Asia’s Future Farms
Asia is already the world’s largest food market, and its population is expected to increase to five billion by 2050. To ensure adequate food supplies, the region's governments will have to promote a new agricultural model that enables farmers to increase yields, cut costs, and adapt to climate change.
MANILA – Food shortages are a distant memory for many people in Asia. But as the region struggles to feed and nourish a booming population, they could become a painful fact of life again.
Asia is already the world’s largest food market, and by 2050 its population is expected to grow to five billion – an increase of 900 million people. Owing to its expanding middle class, the region will likely account for half of the global increase in annual beef and poultry consumption and over three quarters of the rise in fish consumption between now and 2030. And by then, more than 60% of total cereal demand in the developing world will come from South and East Asia. To keep up with this growing demand, food production will have to increase by 60-70% compared to a decade ago.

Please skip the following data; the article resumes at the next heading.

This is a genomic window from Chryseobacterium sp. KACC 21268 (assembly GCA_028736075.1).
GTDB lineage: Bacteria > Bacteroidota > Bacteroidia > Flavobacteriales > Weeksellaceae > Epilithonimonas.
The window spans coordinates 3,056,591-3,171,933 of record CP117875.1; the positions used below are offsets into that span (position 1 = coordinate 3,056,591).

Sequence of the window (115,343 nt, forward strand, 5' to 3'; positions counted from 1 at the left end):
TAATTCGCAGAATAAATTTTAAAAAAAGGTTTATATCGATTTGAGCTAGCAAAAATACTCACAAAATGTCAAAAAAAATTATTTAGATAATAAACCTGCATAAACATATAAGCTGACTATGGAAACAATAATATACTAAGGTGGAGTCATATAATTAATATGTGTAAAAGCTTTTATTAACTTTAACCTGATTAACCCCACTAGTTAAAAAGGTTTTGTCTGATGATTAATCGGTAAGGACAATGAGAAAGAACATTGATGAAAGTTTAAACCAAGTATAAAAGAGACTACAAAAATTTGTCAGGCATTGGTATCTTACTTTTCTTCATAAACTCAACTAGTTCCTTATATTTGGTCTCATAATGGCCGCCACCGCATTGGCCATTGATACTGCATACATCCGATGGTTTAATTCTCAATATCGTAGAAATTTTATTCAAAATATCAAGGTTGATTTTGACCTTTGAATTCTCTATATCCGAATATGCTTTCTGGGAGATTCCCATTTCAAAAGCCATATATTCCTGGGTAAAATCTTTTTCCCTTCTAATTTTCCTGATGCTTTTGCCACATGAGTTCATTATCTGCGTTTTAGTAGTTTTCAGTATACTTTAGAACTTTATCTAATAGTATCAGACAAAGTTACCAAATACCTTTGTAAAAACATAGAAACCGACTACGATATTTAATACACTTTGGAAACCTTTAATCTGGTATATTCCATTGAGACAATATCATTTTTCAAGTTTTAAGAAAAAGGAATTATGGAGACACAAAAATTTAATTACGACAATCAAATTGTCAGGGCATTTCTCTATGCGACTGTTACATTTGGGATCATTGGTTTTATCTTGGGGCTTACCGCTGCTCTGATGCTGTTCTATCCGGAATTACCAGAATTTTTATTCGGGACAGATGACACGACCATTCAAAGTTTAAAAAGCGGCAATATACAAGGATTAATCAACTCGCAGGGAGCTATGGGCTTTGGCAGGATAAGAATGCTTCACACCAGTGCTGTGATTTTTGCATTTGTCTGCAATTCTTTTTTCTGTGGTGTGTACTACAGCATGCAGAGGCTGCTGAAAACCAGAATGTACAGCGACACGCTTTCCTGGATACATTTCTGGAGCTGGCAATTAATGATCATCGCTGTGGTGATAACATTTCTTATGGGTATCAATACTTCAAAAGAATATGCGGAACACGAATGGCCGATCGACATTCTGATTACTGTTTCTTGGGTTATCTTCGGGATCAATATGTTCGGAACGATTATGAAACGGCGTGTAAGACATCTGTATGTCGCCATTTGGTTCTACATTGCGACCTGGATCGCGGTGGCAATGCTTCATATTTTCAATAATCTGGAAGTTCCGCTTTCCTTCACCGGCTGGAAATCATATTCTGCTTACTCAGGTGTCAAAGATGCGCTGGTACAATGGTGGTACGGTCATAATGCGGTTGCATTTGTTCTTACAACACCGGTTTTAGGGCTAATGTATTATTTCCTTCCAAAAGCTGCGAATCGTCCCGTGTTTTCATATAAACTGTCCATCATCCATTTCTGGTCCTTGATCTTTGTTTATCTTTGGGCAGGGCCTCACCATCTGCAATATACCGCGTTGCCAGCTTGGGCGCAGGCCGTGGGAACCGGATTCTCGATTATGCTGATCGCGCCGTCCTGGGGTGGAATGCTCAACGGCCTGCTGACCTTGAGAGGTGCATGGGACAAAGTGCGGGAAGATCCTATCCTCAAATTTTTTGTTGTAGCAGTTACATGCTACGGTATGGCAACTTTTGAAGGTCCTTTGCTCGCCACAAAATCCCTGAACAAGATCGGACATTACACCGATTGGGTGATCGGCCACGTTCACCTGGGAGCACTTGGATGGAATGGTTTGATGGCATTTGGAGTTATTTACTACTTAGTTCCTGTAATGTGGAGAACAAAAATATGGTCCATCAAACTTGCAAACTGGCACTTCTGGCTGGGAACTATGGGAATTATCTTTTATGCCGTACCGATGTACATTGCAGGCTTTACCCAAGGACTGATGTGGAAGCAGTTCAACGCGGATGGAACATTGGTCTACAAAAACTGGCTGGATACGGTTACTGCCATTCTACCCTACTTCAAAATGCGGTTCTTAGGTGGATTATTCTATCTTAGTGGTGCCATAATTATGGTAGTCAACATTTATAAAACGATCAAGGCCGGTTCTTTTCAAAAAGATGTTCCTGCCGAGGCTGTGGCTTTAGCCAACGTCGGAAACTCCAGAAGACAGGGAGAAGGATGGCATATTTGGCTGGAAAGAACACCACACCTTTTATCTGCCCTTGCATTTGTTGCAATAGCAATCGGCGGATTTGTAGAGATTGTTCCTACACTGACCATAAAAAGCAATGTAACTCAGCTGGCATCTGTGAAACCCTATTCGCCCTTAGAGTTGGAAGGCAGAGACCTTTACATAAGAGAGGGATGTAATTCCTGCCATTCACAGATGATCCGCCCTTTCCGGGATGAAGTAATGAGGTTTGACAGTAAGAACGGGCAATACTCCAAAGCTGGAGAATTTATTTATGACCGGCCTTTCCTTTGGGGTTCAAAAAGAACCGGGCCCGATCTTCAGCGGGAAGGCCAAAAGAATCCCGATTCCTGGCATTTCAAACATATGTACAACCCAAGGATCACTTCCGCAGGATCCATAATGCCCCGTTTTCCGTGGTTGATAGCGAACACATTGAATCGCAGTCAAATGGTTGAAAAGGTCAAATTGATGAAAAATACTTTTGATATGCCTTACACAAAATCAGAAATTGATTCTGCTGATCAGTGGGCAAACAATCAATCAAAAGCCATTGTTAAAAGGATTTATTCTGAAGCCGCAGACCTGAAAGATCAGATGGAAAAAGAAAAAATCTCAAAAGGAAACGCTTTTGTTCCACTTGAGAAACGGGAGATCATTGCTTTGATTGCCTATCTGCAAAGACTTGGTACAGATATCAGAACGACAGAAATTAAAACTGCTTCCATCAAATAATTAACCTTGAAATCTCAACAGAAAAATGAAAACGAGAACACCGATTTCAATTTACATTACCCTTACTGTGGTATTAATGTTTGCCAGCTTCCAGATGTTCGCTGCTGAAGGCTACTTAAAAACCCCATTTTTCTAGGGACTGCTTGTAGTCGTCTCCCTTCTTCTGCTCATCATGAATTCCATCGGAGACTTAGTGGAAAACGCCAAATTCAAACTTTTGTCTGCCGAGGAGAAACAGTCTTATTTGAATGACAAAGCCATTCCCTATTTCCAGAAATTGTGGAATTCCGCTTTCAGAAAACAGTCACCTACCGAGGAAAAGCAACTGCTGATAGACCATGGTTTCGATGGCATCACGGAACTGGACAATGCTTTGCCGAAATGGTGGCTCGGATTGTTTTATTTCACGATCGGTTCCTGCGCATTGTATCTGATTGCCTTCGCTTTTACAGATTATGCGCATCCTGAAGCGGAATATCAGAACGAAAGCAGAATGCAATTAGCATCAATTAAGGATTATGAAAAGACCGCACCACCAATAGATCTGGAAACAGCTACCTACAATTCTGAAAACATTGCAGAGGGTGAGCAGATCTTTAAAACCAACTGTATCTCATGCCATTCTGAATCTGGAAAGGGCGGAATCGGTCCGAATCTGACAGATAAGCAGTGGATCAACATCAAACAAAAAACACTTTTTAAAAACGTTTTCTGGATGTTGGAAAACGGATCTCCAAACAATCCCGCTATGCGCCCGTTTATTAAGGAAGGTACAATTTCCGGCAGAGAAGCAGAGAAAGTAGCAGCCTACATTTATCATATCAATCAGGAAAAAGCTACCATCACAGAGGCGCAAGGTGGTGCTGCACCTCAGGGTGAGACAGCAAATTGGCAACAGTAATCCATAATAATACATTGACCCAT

Ideally, Asia’s farms could simply expand their production. But they are woefully ill-equipped to do so. To produce a sufficient amount of food, Asia’s farms will need to undergo a twenty-first-century transformation.
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